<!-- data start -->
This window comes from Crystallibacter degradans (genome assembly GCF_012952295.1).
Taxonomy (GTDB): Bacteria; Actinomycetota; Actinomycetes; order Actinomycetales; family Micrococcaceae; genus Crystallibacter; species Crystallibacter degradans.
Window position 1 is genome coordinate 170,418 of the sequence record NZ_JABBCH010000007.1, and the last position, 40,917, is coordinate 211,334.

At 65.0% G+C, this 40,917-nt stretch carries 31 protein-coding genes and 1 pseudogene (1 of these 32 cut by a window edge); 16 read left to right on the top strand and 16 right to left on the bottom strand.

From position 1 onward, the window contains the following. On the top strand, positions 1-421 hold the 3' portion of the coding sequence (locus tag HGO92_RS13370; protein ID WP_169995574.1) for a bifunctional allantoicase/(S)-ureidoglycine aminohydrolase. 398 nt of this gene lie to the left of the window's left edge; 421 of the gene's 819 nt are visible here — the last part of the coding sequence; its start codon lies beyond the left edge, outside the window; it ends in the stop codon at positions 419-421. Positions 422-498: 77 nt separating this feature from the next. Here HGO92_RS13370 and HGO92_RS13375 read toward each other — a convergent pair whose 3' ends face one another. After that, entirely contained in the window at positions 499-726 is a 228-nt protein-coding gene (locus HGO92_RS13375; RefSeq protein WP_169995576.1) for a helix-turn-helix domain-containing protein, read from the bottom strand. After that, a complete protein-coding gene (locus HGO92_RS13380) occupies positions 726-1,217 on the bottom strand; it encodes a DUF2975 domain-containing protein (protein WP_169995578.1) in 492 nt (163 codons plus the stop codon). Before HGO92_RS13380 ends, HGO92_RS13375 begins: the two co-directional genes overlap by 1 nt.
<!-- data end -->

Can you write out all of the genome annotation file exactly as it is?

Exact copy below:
This window comes from Crystallibacter degradans (genome assembly GCF_012952295.1).
Taxonomy (GTDB): Bacteria; Actinomycetota; Actinomycetes; order Actinomycetales; family Micrococcaceae; genus Crystallibacter; species Crystallibacter degradans.
Window position 1 is genome coordinate 170,418 of the sequence record NZ_JABBCH010000007.1, and the last position, 40,917, is coordinate 211,334.

At 65.0% G+C, this 40,917-nt stretch carries 31 protein-coding genes and 1 pseudogene (1 of these 32 cut by a window edge); 16 read left to right on the top strand and 16 right to left on the bottom strand.

From position 1 onward, the window contains the following. On the top strand, positions 1-421 hold the 3' portion of the coding sequence (locus tag HGO92_RS13370; protein ID WP_169995574.1) for a bifunctional allantoicase/(S)-ureidoglycine aminohydrolase. 398 nt of this gene lie to the left of the window's left edge; 421 of the gene's 819 nt are visible here — the last part of the coding sequence; its start codon lies beyond the left edge, outside the window; it ends in the stop codon at positions 419-421. Positions 422-498: 77 nt separating this feature from the next. Here HGO92_RS13370 and HGO92_RS13375 read toward each other — a convergent pair whose 3' ends face one another. After that, entirely contained in the window at positions 499-726 is a 228-nt protein-coding gene (locus HGO92_RS13375; RefSeq protein WP_169995576.1) for a helix-turn-helix domain-containing protein, read from the bottom strand. After that, a complete protein-coding gene (locus HGO92_RS13380) occupies positions 726-1,217 on the bottom strand; it encodes a DUF2975 domain-containing protein (protein WP_169995578.1) in 492 nt (163 codons plus the stop codon). Before HGO92_RS13380 ends, HGO92_RS13375 begins: the two co-directional genes overlap by 1 nt.